Praying til Pentecost Day 13
"Now late on the Sabbath, as it began to dawn toward the first day of the week, Mary Magdalene and the other Mary came to look at the grave." Matthew 28:1
In a few short days, I will turn 60. April 3o, 1950 was a Sunday. My parent's often remind me that I was born on the "Lord's Day." Dad still loves to tell the story about my birth. He had preached his morning message at First Baptist Church of Wilmer, Texas and he and Mom were having Sunday lunch with a family from their church. After lunch they were enjoying a dessert of strawberry shortcake, when it was interrupted by a hospital run to Baylor Hospital in Dallas. Actually, the little hospital was Florence Nightingale on Gaston Avenue. By the mid fifties it had been absorbed into Baylor's expansion. Some things never change.
Over the years my parents have given me a healthy respect for the Lord's Day. They have pointed out that my birth forever changed how they looked at Sunday. They had a son born on the first day of the week, the same day that Jesus rose from the grave. To them, Sunday would always be associated with birth, and all the details that surrounded it. At 88 Dad still loves to recall that he never got to finish his dessert. He says that he drove at a high rate of speed from Wilmer to Dallas, and never saw a sign of a police officer. Fathers did not go to the delivery room in those days, so he waited with the other "expectant" dads in the lobby. After my safe delivery, he left Mom at the hospital and returned to Wilmer to preach the evening message. Did I mention that Dad was a Southern Baptist preacher and this was the fifties? His minister of music surprised him by wearing a special bow tie. Just before the service began, he called for the houselights to be turned off and he turned on his tie. It flashed the message, "IT'S A BOY!"
Dad loves this story!
With the message of the Risen Christ, Sunday is forever marked as a day of new beginnings for all of us. It should not surprise us that God turns the grave into a nursery. He allows the women to return to the tomb, and turns it into a triumph. In spite of their love for Jesus, they could not grasp the concept of the resurrection until they heard Him call their name.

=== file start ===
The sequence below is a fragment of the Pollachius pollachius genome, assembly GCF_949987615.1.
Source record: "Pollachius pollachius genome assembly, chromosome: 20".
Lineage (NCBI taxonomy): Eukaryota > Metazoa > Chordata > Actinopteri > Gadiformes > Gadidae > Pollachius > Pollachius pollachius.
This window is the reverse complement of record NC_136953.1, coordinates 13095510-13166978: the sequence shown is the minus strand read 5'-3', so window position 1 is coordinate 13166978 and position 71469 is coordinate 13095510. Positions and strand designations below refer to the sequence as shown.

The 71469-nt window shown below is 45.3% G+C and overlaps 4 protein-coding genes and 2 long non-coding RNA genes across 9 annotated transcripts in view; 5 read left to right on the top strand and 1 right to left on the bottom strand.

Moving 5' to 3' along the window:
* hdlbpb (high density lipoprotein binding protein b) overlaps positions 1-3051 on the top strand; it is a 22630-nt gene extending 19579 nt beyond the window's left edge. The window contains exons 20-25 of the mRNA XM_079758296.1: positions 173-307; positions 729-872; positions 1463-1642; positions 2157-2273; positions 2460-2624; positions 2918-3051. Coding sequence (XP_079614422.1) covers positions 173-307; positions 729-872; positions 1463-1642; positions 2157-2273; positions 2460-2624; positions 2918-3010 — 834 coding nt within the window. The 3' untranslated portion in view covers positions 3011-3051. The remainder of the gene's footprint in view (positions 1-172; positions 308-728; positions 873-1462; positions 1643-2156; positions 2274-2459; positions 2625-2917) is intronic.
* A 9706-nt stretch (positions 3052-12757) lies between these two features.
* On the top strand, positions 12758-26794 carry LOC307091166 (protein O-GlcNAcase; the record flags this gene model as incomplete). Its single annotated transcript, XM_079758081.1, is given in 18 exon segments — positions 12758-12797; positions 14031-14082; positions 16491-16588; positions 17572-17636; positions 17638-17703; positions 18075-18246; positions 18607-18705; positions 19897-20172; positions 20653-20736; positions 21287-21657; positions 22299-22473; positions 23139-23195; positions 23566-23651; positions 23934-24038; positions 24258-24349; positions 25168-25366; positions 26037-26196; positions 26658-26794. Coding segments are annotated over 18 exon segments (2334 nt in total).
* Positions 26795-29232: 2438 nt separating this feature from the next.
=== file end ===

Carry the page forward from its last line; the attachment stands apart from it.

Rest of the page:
I am so glad that God consistently defies my expectations. One of the first books that helped me begin to see the hand of God working outside of the little box I had placed Him in was, "Your God is Too Small." J.B. Phillips had a way of using the English language that painted a picture of the greatness of God, and the inadequacy of man's effort. One of my favorite Phillips quotes comes from his personal translation of the Scripture. "Don't let the world squeeze you into its own mold." (Romans 12:2) See what I mean?
The world looks at a grave yard as the finale. God defies the odds and turns it into a prelude. Only God would take an instrument of death and turn it into a symbol of hope. When the salve of the cross is placed on the scorched skin of sin, He brings healing and hope that takes away the sting of death.
The Gospel writers all sing the prelude of the Risen Christ's victory song. With beautiful harmony they each add their part to the great message, "He is not here, for He has risen just as He said." All of them sing their part with a unique voice, but they are all on the same song sheet. The prelude beings in Matthew 28:1, Mark 16:1, Luke 24:1, and John 20:1. It continues every Sunday in churches all over the world who look to the Risen Christ to walk and talk with them every day of their lives.
Sunday is more of a birthday than a memorial service. The Son of God said, "I came that they might have life, and have it more abundantly." (John 10:10) You have to love the way God takes the sting out of the grave, and invites people to celebrate life.
Sunday is a day of hope, and it has been forever changed by the power and the Presence of the Risen Christ. The Sabbath day culminated the end of a week of work, and was set aside as a day of rest. This was an emphasis on regaining strength by refocusing on the Sovereignty of God. Sunday was the day the work was to all begin again until the day of rest returned. With the resurrection, Sunday's prominence rose in significance. No longer would it be looked upon as the initiation of the work week, but it would become the celebration of the work that Jesus completed on the cross.
Every Sunday is Easter Sunday, and every day is a day of hope through the power of the resurrection. Regardless of the rough seas that we must sail through on any given day of the week, Jesus sits at the right hand of the Father and prays for us. He has given us the Holy Spirit to dwell within us and call us to the kind of prayer that creates intimate communication between the Heavenly Father and His children. Regardless of the day of the week, prayer puts us in contact with the power of God, and the Presence of Jesus.
"Prayer is how we set our sails to catch the wind of heaven." G. Campbell Morgan.